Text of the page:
Musée: DANIEL GORDON: ORANGE SUNRISE WITH FLOWERS, FRUIT, AND VESSEL | NAZARIAN / CURCIO

Aundréa Verdi, Musée, April 24, 2024

 
Daniel Gordon's debut exhibition at Nazarian / Curcio, titled "Orange Sunrise With Flowers, Fruit, and Vessels," offers a mesmerizing exploration of the intersection between photography, collage, still-life composition and sculpture. With a keen eye for composition, and a meticulous process that blurs the boundaries between reality and fabrication, Gordon presents a series of captivating works that challenge our perceptions of a photograph. 
 

Large-format color photographs are at the exhibition's core, which creates a cohesive compilation of fauvist still-life arrangements. These photographs draw the viewer into a world where everyday objects are transformed into whimsical, almost surreal compositions. Gordon's process, which involves meticulously crafting three-dimensional scenes out of printed images, imbues his photographs with depth and texture that belies their flat surfaces. Within each piece, the fusion of colors and forms serves as a visual feast and a cognitive puzzle. 

 

Daniel Gordon, Medusa Plant With Artichokes and Root Vegetables. Courtesy of the artist and Nazarian / Curcio.

 

Central to Gordon's practice is his attention to detail. Each element within his compositions, from flowers and fruit to vessels, is carefully selected and arranged to create a visually striking tableau. Yet, despite their meticulous construction, these photographs exude a sense of playfulness and spontaneity. Shadows dance across the vibrant backdrops, objects appear suspended, and colors clash and merge unexpectedly. 

 

What makes Gordon's work special is his approach to the still-life genre. Drawing inspiration from a diverse array of artistic movements, ranging from traditional still-life painting to contemporary product photography, he creates images that are at once timeless and distinctly modern. His use of saturated hues, collage, and graphic outlines pays homage to art history while simultaneously pushing the boundaries of photographic representation.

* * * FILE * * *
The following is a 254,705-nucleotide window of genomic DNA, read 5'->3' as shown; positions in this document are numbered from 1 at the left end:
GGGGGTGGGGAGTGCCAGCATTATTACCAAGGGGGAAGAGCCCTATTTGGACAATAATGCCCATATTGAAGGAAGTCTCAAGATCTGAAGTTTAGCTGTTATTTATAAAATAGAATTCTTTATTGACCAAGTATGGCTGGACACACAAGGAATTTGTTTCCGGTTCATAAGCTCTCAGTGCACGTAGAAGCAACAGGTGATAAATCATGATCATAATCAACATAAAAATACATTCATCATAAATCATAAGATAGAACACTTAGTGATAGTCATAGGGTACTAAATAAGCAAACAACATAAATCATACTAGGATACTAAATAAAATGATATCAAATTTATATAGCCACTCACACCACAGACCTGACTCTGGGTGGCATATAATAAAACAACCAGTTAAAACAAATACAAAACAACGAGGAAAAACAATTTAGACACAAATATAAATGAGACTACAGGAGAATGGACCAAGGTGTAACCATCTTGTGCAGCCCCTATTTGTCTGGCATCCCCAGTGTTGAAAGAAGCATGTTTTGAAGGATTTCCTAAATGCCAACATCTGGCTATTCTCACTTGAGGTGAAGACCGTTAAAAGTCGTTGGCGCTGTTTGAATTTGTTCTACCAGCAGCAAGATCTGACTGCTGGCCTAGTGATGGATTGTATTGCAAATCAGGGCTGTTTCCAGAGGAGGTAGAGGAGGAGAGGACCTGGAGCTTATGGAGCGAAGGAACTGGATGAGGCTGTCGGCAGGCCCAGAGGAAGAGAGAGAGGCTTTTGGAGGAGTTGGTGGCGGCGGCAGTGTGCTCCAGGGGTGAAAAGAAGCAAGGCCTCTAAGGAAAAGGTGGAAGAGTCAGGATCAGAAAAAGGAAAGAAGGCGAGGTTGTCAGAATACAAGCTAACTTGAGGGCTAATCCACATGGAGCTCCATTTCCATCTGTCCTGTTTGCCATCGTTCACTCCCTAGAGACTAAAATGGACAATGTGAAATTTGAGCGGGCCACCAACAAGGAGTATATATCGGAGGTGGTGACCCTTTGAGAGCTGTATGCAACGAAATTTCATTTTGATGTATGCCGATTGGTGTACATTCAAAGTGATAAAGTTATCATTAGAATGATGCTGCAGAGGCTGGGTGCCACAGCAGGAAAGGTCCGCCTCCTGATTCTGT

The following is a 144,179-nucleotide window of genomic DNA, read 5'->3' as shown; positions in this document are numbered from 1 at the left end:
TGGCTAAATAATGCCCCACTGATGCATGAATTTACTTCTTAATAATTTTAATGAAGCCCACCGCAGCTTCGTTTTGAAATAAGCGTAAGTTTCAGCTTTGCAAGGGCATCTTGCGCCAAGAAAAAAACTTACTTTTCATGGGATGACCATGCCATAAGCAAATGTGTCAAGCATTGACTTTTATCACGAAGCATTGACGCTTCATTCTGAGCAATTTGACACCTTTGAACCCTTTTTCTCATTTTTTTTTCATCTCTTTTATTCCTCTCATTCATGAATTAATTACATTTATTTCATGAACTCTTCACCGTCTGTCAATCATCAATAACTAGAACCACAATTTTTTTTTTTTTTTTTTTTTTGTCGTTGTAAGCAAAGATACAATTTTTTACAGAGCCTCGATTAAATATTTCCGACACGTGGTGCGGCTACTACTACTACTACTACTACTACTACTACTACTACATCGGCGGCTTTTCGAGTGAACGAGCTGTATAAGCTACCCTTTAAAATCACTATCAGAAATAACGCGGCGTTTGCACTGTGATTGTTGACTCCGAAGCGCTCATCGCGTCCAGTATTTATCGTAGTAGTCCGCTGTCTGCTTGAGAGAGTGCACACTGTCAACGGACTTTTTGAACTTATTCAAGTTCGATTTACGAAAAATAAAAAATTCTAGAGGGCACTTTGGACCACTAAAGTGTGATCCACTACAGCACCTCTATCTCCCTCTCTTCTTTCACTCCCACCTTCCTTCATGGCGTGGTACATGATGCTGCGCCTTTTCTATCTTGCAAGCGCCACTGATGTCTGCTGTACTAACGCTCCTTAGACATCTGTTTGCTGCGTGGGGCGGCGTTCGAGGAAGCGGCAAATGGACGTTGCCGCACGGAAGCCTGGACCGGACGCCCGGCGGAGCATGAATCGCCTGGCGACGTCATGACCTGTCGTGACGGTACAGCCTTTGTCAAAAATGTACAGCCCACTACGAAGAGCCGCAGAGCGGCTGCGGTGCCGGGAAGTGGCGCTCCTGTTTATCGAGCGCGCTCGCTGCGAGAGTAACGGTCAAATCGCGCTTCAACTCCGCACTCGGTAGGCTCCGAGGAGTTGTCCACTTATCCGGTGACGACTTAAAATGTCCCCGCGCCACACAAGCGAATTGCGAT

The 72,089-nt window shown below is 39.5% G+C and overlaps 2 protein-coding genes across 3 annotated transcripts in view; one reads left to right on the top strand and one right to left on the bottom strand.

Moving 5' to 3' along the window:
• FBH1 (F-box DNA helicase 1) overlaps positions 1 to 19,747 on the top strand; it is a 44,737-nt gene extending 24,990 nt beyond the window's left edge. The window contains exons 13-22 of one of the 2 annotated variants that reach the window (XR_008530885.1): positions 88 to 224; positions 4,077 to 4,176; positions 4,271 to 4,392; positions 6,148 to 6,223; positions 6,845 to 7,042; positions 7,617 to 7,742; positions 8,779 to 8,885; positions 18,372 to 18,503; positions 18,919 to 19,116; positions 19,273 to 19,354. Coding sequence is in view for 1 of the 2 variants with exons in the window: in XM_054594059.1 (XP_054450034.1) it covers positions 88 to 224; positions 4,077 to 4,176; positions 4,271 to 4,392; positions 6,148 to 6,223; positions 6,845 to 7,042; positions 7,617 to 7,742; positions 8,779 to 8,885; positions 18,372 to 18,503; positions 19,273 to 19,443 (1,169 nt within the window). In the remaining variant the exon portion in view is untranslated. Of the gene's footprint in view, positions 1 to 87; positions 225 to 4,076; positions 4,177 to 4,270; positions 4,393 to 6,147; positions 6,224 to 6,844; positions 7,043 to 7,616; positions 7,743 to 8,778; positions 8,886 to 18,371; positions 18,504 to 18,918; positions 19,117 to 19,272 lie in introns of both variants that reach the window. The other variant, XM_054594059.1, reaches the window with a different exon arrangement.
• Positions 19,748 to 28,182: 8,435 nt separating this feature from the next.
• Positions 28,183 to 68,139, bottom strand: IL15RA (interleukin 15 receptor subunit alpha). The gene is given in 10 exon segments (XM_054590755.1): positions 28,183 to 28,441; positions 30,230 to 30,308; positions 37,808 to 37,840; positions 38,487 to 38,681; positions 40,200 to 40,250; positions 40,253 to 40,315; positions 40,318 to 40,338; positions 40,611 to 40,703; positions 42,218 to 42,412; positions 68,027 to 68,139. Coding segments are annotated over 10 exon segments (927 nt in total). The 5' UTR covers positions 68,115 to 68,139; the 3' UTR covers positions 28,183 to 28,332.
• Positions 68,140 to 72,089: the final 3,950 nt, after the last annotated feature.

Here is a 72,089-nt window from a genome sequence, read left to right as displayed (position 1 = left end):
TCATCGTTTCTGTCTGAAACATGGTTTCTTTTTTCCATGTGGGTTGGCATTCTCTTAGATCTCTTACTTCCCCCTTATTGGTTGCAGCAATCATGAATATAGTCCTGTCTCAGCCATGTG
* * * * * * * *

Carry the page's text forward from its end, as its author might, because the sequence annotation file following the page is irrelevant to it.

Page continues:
Daniel Gordon, Poppies With Plums and Pomegranate. Courtesy of the artist and Nazarian / Curcio.

 

The use of digital and physical collage techniques further distinguishes his work. By seamlessly integrating printed images with real-world textures, he creates compositions that oscillate between the digital and the tangible. This challenges the viewer's sense of reality and reflects on the increasingly blurred lines between the digital world and our physical experience of space and objects.

 

Aesthetic considerations lead to an interest in still life. The artist himself states that his primary interest lies in creating visual impact. By manipulating each element within his photographs, Gordon invites viewers to question what they see and how they see it. His photographs are not static representations of reality but dynamic explorations of form, color, and perspective.

 

Daniel Gordon, Three Vessels with Orchid and Pink Roses. Courtesy of the artist and Nazarian / Curcio.

 

Complementing the photographic works are a series of sculptural vessels, each crafted from collaged paper. Unlike their two-dimensional counterparts, these vessels exist in physical space, inviting viewers to explore their intricate details and tactile surfaces. They remind us of the materiality of Gordon's art, grounding the ethereal qualities of his artistic compositions.

 

"Orange Sunrise With Flowers, Fruit, and Vessels" is an invitation to ponder on the themes of creation and perception. Through his masterful blending of photography, analog, and digital art methods, the artist not only challenges our perceptions of these mediums but offers a refreshing creative vantage point. For nearly two decades, he has pushed the boundaries of photographic representation, challenging viewers to reconsider their preconceived notions of reality and illusion.

 

On view from April 20th to June 25th, 2024.

Daniel Gordon, Aloe With Onions and Zucchini. Courtesy of the artist and Nazarian / Curcio.

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